When is it really correct to 'beg the question'?

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A reader in Binghamton, N.Y., recently pointed out the misuse in the Monitor of the phrase "beg the question."

The writer of the article, referring to efforts by US Treasury Secretary Lawrence Summers to close elaborate tax shelters, says "his effort to crack down begs another question: What's one to make of a tax code that so readily spawns elaborate tax shelters?"

What the writer "clearly means is that the matter 'raises' or perhaps 'provokes' or 'invites' a question," says John Wilcox, a professor emeritus of philosophy at State University of New York in Binghamton. "My own English dictionaries do not sanction this new usage of beg the question."

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Professor Wilcox is right. There is widespread confusion about the proper use of this phrase. Most experts condemn the use of beg the question to mean invite a question. But many accept its use to suggest evading an issue, as in "Lest we be accused of begging the question, we will now turn to the origin of this phrase."

In medieval times, to beg the question had a very technical meaning among logicians. It referred to flawed reasoning that assumed, without warrant, the truth of the very point being discussed. They gave to this fallacy the Latin name petitio principii (postulation of the beginning).

Our contemporary dictionaries still provide this definition for beg the question. In fact, it seems to be the only definition that is universally accepted. The Random House Dictionary of the English Language (unabridged, 1987) lists nothing else. Other dictionaries I've consulted include an evade definition, which may be seen as related to the original petitio principii usage. The New Shorter Oxford English Dictionary (1993) offers an "evade a difficulty" sense for the phrase, which it calls "popular." Webster's New World College Dictionary (1999) offers an evade definition, but says it is used "loosely."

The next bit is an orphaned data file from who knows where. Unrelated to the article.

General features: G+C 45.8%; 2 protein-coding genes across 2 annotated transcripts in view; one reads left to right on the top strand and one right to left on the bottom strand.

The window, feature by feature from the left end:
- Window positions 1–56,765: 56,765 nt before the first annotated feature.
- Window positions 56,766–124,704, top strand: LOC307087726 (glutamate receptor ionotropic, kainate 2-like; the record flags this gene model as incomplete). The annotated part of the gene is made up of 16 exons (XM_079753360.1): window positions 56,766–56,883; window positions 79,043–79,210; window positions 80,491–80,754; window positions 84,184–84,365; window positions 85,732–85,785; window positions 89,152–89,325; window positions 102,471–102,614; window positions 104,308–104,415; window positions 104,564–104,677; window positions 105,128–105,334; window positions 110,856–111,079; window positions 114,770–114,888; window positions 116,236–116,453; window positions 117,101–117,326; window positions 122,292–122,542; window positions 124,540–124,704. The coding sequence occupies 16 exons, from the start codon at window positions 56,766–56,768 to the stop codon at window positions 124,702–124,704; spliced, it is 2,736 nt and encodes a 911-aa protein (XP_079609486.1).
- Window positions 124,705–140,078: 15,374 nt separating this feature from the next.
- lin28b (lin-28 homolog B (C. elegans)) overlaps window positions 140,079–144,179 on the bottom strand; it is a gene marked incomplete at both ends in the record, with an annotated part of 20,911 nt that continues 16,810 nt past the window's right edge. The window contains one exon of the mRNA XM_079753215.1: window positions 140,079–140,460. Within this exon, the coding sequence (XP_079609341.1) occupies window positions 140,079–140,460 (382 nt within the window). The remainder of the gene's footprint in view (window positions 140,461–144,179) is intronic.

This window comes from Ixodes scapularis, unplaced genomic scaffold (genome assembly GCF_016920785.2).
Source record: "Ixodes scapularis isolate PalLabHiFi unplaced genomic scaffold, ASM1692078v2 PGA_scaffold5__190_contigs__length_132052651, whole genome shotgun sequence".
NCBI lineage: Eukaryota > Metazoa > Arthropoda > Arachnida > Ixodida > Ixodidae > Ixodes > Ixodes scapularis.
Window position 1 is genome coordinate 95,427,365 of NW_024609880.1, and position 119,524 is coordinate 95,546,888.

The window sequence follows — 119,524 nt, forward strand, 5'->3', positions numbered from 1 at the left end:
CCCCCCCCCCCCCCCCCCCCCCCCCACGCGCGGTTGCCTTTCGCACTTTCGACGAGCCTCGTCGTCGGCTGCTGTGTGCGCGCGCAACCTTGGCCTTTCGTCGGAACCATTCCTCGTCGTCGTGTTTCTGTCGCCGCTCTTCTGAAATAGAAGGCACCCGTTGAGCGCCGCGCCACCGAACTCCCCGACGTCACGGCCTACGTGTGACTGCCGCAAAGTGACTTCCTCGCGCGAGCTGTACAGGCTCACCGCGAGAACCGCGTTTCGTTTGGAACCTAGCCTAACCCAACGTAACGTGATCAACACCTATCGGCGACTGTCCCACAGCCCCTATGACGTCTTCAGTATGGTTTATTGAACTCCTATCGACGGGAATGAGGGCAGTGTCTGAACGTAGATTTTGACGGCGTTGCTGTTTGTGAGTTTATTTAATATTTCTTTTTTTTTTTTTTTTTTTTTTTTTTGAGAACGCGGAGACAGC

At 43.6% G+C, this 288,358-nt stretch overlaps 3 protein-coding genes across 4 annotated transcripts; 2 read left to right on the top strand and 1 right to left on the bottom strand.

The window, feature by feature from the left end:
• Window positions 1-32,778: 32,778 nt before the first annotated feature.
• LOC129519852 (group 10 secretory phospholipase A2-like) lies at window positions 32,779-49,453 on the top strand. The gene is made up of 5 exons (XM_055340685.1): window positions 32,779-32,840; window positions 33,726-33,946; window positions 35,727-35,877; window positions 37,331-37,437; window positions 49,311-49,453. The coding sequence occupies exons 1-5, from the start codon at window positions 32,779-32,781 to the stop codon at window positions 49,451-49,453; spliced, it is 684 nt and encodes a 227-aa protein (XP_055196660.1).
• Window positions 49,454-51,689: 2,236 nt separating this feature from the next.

The DK Illustrated Oxford Dictionary (1998) lists the evade sense, which it calls "colloquial," and an invite sense, which it calls "disputed." The new Encarta World English Dictionary (1999) is the only one I know that includes an invite definition without a qualifying label.

Nonetheless, a quick electronic search of Monitor archives dating back to 1980 brings up 63 usages - about evenly split between the evade and invite categories - and none of the petitio principii-type.

Take, for instance, this sentence from 1983: "But doesn't the solution of efficiency beg the question of effectiveness? What's the point of doing something efficiently if it need not be done at all?" One looks in vain for help from the context of the sentence to know whether beg the question is to be interpreted here as meaning evade or invite. And that's part of the problem with the phrase. Even when writers use it in the more preferred sense of evading an issue, it may take careful readers some time and reflection to sort out what is intended. In this way, widespread use of the phrase to mean invite a question has robbed the evade sense of some of its punch.

The fact that the phrase is used so often in a way that is not recommended and far from its original meaning "invites" a couple of questions of its own: Is the preferred, or evade, sense of the phrase losing out?

Will the invite usage eventually be more widely condoned? This would not necessarily spell the demise of the evade sense, but could further erode it - just as the evade sense has helped make the petitio principii usage virtually archaic.

-- Readers are encouraged to send grammar or writing questions to Lance Carden, the Monitor's copy and style editor. The e-mail address is turnsof phrase@csps.com. The postal address is One Norway Street, Boston, MA 02115.

(c) Copyright 2000. The Christian Science Publishing Society

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